One minute you are singing on the highest mountain top, blissfully unaware of the impending rockslide, and the next you become buried within the deepest, darkest hole, covered in the rubble of child loss.
Just three hours before “the call” my children and I gathered around our six-month-old baby boy to enjoy extra morning kisses, squeezes, and coos. We dressed him in his “One in a Million” onesie, lathered his body in Burt’s Bees baby lotion, and kissed him some more. I told him as I did daily, “One day you are going to grow up, marry a Scottish princess, and build mama a castle”.
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Despite running ten minutes behind, I lingered at the sitter’s house. She and I giggled at each smile he shared, I kissed him some more and left the weekly babysitting check in her kitchen with “to Cullin’s second mama” scribbled in the memo. I caught one more glimpse of the biggest smile ever and ran out of the door.
“Come quick. There’s something wrong with Cullin.” I grabbed my purse and keys, ran out of my second-grade classroom, told a teacher friend that something was wrong, and ran out of the school. The sitter’s house was just three streets over, but Cullin was not alive when I arrived. I begged God, pleaded with the first responders, and yelled at the chaplain. I screamed, cried, hyperventilated, and moaned with agony.
I looked up and made eye contact with my youngest daughter, and it was in that moment that I remembered that my four-year-old daughter was also at the sitter’s house with her brother that day, and she witnessed my uncensored reaction. She too had just been buried within a landslide of grief.
Kubler Ross and Kessler describe this journey as the stages of grief, but I believe that the experience could be described as the terrains of grief as it seems a less predictable, more treacherous description, and ongoing. One minute you are on the highest mountain, the next you plummet. You dig in and climb back up. You fall again. Deeper. You drown in the waves and rise with the tide. You look over and see loved ones struggling as well.
You discover the need to find some anchors, some creative actions, inspiring people, and positive mindsets to cling to when stuck in the muck of grief or keep you steady when the waves of grief come crashing down. You adapt to the terrain, break down for yourself and rebuild for your child. You keep trudging, surviving, and making strides whether you are trapped within the lowest valley or climbing your way to the top of the next mountain.
When you find yourself within the shadows of the valley of grief, try this creative grief activity that we use at Camp Cullin, a Retreat from Grief for siblings of loss and their parents, to see how far you have come, assess where your current terrains of grief, and visualize your path ahead.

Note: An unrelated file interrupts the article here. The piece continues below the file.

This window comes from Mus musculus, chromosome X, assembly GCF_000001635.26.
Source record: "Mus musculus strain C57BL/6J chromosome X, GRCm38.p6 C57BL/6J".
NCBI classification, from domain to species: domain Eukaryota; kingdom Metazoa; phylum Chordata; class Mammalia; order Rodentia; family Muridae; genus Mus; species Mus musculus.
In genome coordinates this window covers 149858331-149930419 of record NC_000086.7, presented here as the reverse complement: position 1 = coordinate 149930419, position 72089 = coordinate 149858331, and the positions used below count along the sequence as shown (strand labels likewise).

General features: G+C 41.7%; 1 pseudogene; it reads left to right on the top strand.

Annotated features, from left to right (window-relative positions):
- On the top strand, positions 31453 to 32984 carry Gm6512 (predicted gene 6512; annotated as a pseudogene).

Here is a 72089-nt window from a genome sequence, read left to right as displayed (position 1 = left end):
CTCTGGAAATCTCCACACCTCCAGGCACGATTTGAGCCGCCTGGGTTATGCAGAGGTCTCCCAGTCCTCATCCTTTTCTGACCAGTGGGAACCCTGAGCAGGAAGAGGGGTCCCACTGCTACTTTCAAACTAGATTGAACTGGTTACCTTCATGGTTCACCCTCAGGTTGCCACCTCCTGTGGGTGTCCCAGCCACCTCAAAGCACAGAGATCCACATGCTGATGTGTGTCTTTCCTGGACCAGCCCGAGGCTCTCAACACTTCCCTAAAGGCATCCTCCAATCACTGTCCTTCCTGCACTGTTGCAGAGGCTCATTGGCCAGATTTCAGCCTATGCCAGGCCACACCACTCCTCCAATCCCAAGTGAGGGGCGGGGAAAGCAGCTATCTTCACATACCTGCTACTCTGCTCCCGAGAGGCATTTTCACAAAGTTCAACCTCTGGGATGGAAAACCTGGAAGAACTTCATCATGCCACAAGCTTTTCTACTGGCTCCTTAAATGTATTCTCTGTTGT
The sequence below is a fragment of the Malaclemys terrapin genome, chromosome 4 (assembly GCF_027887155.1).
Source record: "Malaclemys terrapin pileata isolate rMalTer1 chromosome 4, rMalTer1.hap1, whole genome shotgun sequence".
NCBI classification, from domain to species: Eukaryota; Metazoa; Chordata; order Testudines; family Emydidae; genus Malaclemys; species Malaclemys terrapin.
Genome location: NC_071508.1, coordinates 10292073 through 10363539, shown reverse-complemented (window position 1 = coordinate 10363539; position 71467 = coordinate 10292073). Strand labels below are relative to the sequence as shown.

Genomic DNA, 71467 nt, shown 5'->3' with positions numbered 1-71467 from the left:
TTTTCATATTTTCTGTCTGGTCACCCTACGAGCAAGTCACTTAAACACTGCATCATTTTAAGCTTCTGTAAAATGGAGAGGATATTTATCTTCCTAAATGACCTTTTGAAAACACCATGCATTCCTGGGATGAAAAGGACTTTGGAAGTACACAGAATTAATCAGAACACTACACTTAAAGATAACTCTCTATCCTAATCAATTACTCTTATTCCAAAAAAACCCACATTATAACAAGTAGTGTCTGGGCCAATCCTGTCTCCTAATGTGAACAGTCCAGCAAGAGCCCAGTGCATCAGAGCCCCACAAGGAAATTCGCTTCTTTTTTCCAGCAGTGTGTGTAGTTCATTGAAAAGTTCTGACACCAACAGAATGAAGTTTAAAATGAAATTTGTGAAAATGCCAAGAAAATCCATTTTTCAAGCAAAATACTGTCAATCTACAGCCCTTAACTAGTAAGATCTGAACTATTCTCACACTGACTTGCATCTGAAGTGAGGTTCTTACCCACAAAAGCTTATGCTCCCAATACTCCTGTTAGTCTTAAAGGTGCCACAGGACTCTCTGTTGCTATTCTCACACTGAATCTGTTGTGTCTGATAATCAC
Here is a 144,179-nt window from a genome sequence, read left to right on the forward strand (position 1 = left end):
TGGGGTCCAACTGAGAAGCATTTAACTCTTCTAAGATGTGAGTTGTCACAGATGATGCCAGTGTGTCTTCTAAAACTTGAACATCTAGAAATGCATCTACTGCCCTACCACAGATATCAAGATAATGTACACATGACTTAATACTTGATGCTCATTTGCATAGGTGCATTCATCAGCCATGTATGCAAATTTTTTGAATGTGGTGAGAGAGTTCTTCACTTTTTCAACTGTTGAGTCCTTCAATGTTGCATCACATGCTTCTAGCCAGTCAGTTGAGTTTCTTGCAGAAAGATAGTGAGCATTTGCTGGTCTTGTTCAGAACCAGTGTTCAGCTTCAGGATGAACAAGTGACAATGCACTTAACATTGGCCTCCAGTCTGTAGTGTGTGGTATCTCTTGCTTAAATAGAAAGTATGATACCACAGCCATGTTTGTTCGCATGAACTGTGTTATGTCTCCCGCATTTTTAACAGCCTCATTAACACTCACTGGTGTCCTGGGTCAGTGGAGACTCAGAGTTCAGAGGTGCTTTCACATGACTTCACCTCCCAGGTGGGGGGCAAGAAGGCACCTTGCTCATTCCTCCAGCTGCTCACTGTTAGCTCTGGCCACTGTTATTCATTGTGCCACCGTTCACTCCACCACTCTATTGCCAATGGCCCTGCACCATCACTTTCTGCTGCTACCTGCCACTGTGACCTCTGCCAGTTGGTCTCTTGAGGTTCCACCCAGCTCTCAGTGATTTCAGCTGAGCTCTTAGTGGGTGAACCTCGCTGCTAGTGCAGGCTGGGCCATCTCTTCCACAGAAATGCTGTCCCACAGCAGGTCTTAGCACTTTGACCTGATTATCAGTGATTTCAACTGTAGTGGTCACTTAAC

- Gather some 11×14 paper (manilla or white), markers, crayons, watercolors, etc. Invite your grieving children, bereaved partner, or supportive friends to join you.
- Start your drawing at the beginning of your grief journey. Maybe you were on top of a mountain, maybe you were on a plateau, or already in a valley.
- As you let your mind travel through the beginning of your grief, think about how that terrain looked. Was it jagged and edgy, were you stuck in the mud, or buried beneath rocks? Draw the next obstacle that you have faced.
- Continue drawing your journey through grief to the present day.
- Visualize what the road ahead may look like for you. Plan for the pain and joys of your future.
- Look back at how far you have journeyed, what you have endured, and the obstacles that you have overcome. Keep falling. Keep climbing. Keep grieving and loving.
- Share your terrains of grief with your loved ones and on social media using the hashtag #terrainsofgrief
Nothing will completely take away the hurt but these types of activities will help heal the heart. See you at the summit, in the muck, or down in the valley of grief.
photo credit Ginny Limer
Ginny Limer is a mother of five, teacher, and adventurer from Fort Worth, Texas. She founded Scared Sidless, a 501(c)3 nonprofit in order to support bereaved families, unite grieving siblings, and promote a lifestyle of creative, healthy grieving. Just as you exhale grief, Ginny encourages you to inhale hope.